A population-based approach to reporting system-level performance measures for rheumatoid arthritis care.
OBJECTIVE: To operationalize and report on nationally endorsed rheumatoid arthritis (RA) performance measures (PMs) using health administrative data for British Columbia (BC), Canada.
METHODS: All BC RA patients age ≥18 were identified between 01/01/1997 and 31/12/2009 using health administrative data and followed until December 2014. PMs tested include: the percentage of incident cases with ≥1 rheumatologist visit within 365 days (d); the percentage of prevalent cases with ≥1 rheumatologist visit per year; the percentage of prevalent cases dispensed DMARD therapy; and time from RA diagnosis to DMARD therapy. Measures were reported on patients seen by rheumatologists, and in the total population.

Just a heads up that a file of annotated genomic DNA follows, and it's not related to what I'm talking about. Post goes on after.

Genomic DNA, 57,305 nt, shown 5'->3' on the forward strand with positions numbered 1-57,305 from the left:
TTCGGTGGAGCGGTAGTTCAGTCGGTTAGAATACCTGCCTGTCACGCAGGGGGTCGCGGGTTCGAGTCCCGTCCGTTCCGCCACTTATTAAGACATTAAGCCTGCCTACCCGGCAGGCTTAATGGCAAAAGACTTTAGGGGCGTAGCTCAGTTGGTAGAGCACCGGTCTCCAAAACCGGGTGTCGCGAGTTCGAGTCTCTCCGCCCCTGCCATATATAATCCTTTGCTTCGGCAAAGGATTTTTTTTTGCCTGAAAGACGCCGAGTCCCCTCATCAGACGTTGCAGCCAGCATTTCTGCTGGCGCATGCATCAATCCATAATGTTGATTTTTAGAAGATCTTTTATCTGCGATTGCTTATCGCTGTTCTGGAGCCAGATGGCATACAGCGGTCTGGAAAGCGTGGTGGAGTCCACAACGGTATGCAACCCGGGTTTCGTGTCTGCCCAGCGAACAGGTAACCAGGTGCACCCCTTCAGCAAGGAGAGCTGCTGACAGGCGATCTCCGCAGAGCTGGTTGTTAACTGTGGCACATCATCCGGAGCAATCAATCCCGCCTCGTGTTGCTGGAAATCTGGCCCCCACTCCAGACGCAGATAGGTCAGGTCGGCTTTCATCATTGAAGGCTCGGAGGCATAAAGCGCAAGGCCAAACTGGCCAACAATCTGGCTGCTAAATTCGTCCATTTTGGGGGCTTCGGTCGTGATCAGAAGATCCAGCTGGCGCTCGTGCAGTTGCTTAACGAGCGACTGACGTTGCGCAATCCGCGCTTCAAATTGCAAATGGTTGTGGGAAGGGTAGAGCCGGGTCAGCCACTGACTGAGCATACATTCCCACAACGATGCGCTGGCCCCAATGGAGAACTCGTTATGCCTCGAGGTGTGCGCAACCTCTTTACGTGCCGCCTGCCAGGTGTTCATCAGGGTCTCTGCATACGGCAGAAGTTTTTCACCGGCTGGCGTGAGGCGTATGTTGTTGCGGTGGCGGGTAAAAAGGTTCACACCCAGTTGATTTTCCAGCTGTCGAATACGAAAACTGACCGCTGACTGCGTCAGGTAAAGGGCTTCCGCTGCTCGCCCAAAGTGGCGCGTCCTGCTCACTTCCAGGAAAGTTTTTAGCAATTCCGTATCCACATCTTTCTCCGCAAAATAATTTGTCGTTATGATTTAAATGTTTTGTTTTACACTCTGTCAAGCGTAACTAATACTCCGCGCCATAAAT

RESULTS: The cohort included 38673 incident and 57922 prevalent RA cases. The percentage of patients seen by a rheumatologist within 365d increased over time: 35% in 2000 to 65% in 2009, while the percentage of RA patients under the care of a rheumatologist seen yearly declined: 79% in 2001 to 39% in 2014. The decline was due to decreasing visit rates with increasing follow-up time rather than calendar effect. The percentage of RA patients dispensed a DMARD was suboptimal over follow-up (37% in 2014) in the total population but higher (87%) in those under current rheumatologist care. The median time to DMARD in those seen by a rheumatologist improved from 49d in 2000 to 23d in 2009, with 34% receiving treatment within the 14d benchmark.
CONCLUSIONS: This study describes the operationalization and reporting of national PMs using administrative data and identifies gaps in care to further examine and address.